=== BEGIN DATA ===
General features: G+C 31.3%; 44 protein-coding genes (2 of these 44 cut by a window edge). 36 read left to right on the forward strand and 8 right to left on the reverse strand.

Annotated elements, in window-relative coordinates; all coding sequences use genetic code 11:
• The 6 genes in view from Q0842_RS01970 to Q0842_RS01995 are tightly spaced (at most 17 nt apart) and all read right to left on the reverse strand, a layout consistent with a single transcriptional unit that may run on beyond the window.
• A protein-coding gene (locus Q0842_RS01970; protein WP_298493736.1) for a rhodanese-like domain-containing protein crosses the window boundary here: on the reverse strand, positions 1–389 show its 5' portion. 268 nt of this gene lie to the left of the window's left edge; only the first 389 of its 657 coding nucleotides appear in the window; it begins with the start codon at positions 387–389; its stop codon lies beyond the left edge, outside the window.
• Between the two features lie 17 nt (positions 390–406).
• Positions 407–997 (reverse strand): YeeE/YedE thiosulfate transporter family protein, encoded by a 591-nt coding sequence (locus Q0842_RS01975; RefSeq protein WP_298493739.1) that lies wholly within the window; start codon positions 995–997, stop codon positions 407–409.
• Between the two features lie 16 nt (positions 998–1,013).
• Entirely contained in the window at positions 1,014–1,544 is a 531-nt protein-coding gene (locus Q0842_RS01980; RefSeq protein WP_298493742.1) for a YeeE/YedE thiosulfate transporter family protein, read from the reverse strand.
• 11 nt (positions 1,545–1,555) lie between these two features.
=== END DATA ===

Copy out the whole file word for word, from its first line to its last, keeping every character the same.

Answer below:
General features: G+C 31.3%; 44 protein-coding genes (2 of these 44 cut by a window edge). 36 read left to right on the forward strand and 8 right to left on the reverse strand.

Annotated elements, in window-relative coordinates; all coding sequences use genetic code 11:
• The 6 genes in view from Q0842_RS01970 to Q0842_RS01995 are tightly spaced (at most 17 nt apart) and all read right to left on the reverse strand, a layout consistent with a single transcriptional unit that may run on beyond the window.
• A protein-coding gene (locus Q0842_RS01970; protein WP_298493736.1) for a rhodanese-like domain-containing protein crosses the window boundary here: on the reverse strand, positions 1–389 show its 5' portion. 268 nt of this gene lie to the left of the window's left edge; only the first 389 of its 657 coding nucleotides appear in the window; it begins with the start codon at positions 387–389; its stop codon lies beyond the left edge, outside the window.
• Between the two features lie 17 nt (positions 390–406).
• Positions 407–997 (reverse strand): YeeE/YedE thiosulfate transporter family protein, encoded by a 591-nt coding sequence (locus Q0842_RS01975; RefSeq protein WP_298493739.1) that lies wholly within the window; start codon positions 995–997, stop codon positions 407–409.
• Between the two features lie 16 nt (positions 998–1,013).
• Entirely contained in the window at positions 1,014–1,544 is a 531-nt protein-coding gene (locus Q0842_RS01980; RefSeq protein WP_298493742.1) for a YeeE/YedE thiosulfate transporter family protein, read from the reverse strand.
• 11 nt (positions 1,545–1,555) lie between these two features.